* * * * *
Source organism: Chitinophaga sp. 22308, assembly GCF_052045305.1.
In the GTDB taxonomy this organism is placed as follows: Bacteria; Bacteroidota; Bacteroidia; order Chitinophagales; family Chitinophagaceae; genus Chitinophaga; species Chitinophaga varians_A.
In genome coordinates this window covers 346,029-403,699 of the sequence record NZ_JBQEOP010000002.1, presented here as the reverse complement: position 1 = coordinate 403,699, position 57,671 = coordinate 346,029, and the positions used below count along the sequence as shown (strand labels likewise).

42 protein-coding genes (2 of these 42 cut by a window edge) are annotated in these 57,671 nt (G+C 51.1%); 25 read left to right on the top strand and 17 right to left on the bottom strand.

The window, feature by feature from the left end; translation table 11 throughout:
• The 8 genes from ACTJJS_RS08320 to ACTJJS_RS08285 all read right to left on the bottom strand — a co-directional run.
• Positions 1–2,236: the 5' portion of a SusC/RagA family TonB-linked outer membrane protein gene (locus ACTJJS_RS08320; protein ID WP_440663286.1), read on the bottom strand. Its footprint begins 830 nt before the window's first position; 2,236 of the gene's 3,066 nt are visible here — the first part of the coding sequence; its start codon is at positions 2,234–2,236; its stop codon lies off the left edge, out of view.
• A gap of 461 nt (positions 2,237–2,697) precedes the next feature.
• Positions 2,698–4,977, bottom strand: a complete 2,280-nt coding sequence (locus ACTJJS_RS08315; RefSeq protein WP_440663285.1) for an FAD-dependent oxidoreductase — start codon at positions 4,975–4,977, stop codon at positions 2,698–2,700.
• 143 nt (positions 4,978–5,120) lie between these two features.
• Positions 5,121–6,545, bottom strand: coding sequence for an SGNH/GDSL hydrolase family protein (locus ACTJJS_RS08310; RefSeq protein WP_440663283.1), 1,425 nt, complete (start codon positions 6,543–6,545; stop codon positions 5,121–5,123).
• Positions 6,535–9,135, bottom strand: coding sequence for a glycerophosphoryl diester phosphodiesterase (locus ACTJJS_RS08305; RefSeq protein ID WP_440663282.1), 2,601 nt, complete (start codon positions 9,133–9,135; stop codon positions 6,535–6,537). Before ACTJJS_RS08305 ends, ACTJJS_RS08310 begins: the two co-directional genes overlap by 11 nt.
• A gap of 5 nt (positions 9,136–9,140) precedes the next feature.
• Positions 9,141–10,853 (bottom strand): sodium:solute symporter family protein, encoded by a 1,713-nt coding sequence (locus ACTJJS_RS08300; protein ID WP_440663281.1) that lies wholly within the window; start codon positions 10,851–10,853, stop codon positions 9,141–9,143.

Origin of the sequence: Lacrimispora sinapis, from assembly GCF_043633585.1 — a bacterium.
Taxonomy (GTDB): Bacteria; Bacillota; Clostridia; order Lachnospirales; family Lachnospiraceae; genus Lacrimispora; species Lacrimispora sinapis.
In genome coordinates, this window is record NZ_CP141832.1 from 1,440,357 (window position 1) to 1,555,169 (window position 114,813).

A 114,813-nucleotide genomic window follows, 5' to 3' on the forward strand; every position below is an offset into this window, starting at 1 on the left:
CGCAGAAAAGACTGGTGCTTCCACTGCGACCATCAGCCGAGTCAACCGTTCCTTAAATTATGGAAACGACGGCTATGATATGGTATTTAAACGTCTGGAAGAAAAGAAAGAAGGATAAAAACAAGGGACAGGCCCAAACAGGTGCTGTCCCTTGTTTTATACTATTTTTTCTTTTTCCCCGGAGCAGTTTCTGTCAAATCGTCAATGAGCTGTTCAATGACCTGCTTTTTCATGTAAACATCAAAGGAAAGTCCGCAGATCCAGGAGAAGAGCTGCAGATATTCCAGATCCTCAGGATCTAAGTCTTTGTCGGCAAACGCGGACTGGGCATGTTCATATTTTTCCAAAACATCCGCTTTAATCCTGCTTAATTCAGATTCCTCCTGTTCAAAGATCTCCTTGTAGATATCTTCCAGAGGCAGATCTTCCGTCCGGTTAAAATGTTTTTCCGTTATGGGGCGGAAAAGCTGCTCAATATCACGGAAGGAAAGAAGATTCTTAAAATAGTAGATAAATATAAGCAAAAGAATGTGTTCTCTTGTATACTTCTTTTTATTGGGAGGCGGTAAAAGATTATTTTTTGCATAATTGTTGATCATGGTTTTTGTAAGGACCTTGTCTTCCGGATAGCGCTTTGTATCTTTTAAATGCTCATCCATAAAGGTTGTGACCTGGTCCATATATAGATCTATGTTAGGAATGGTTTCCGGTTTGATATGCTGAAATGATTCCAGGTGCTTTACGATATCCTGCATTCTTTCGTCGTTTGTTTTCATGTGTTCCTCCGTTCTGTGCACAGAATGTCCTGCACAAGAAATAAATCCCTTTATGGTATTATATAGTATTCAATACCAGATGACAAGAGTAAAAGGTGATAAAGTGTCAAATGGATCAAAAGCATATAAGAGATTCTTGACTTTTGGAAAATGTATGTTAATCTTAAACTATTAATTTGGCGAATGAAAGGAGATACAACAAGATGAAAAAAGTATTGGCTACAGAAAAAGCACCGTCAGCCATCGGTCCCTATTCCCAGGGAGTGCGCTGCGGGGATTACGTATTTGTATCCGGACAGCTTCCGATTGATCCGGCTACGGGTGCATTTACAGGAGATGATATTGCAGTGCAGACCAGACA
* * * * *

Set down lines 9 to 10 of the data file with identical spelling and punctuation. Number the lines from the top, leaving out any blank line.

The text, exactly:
• Positions 2,698–4,977, bottom strand: a complete 2,280-nt coding sequence (locus ACTJJS_RS08315; RefSeq protein WP_440663285.1) for an FAD-dependent oxidoreductase — start codon at positions 4,975–4,977, stop codon at positions 2,698–2,700.
• 143 nt (positions 4,978–5,120) lie between these two features.